Outlandish scenarios, risque behaviour, and general foolishness keeps eyes glued to the screen. The financial markets of 2020 were no different.
COVID-19 would be a Black Swan
event in the mind of Nassim Taleb
. A once in a lifetime event that will be in our minds for the next 100 years. These events scar and educate us, building resilience to future madness.
Pessimists and chicken littles view these events as the end of civilization. Optimists view them as learning, profitable and opportunistic experiments of life.
We are optimists and will use this InterPrime newsletter to recap 2020 learnings and point out themes for 2021.
Lesson #1: COVID = Always Have Insurance
The stock market started 2020 hotter than a New York kitchen in August.
President Trump took China to the wrestling mat in 2019 on trade deficits and many viewed the outcome as a draw. No bad news equals good news in the markets. So, the 2019 rally continued at the start of 2020. Then…
Looking back at how COVID took the markets down in Feb/March always replays in my mind. Most won’t remember but it played out like a slow moving car wreck.
China started to report cases and many (including myself) assumed they could contain it. Localized situation. Goes to show you why you never assume.
Initially, the spread was slow enough to not trigger alarm bells. I went through with a two week visit to Spain at the end of February 2020. During that trip Italy became the canary in the coal mine. Infections rose exponentially and travel restrictions started.
As we made it to the Madrid airport the concerns of Europe lockdown and no flights to the US became real. We made it off the tarmac in what felt like a commando style exit out of a war zone.
Governments were starting to shut down across Europe and my Wall Street contacts started saying high probability the US will do similar.
I was sitting in a SF Starbucks looking at markets on my laptop in my best attempt to be a hipster(or are hipsters only in Brooklyn?). As I sat there I had a moment of clarity. This COVID thing has the whole world locking down so it is not unrealistic to think the US could do similar. But would they?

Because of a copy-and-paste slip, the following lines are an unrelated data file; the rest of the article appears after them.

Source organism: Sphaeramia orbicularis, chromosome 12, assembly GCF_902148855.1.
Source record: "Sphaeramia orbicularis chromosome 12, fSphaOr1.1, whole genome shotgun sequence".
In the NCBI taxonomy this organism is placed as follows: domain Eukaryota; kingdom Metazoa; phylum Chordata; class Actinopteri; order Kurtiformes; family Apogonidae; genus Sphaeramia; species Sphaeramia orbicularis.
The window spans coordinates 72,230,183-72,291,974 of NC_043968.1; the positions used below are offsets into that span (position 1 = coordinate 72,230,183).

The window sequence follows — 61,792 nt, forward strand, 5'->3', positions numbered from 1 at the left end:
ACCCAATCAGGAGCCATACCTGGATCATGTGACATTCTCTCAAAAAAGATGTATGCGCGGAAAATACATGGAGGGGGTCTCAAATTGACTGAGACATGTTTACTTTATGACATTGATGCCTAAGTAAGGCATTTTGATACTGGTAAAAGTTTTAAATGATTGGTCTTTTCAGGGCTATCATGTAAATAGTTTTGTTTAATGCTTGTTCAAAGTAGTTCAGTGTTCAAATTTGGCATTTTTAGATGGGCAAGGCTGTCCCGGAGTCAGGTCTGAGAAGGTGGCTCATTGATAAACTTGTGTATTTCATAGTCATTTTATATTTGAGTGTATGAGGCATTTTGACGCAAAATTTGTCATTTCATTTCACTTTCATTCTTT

I had the gut instinct to start hedging my investments. Did I?
Two days later the US started lockdowns and travel restrictions. Calamity ensued and I sat in the corner with the dunce cap.
This story is to help suggest that you should always have insurance. The purpose of insurance is to guard against unforeseen events. The small money paid (or time) to have that coverage is worth it.
Insuring your life (life insurance), your portfolio (risk management/hedging) and your business (budgeting and planning) are always important. Take time to consider if you have the proper risk and insurance nets in place.
2020 showed why you always need to be on top of risk. Don’t get caught slippin’ in 2021.
Lesson #2: Federal Reserve = Liquidity Over Everything
Get me out!
That was the theme during the over 30% S&P 500 decline in March. Every sector of the market was taking losses. Then the Fed swooped in like the caped crusader.
When markets and assets are under heavy selling there need to be buyers to sop up the supply. If the buyers do not want to buy, or if they do not have the cash/liquidity to buy. Prices fall until a buyer sees value.
The speed at which asset prices were falling during March kept the buyers WITH cash on the sidelines. They saw blood in the streets, so decided to wait for a real fire sale!
The buyers who normally have cash DID NOT. And were taking heavy losses. Margin calls and lack of available credit were taking them down. They looked to sell to any buyer who would buy their assets to raise capital to protect their company. S.O.S!
During this time the government was shutting down individual business sectors. This left the companies to burn through cash to stay alive. Cruise ships, airlines, and hotels were some of the worst affected.
To say it was bleak is an understatement.
Like the cavalry comes to the rescue in an old western film - the FED came out guns blazing. Saying we will “do whatever it takes”
to save the economy.
Their method of resuscitation had two parts:
- CPR was administered by taking interest rates to zero.
- Defibrillators came out with bond buying programs moving beyond treasuries and mortgages. They added corporates, state and local debt and other variations.
They did this to make sure investors had confidence in corporate bonds. Without investor capital being lent to corporations they would have to tighten their belts. This would lead to rising unemployment, economic slowdown, and a crawling recovery. And in the worst cases - bankruptcy for those affected companies.
If you want to get into the nitty gritty details of what the FED is buying you can read our breakdown here
As I write - the FED’s actions appear to be exactly the confidence boost everyone needed. The S&P 500 has rallied since the declaration.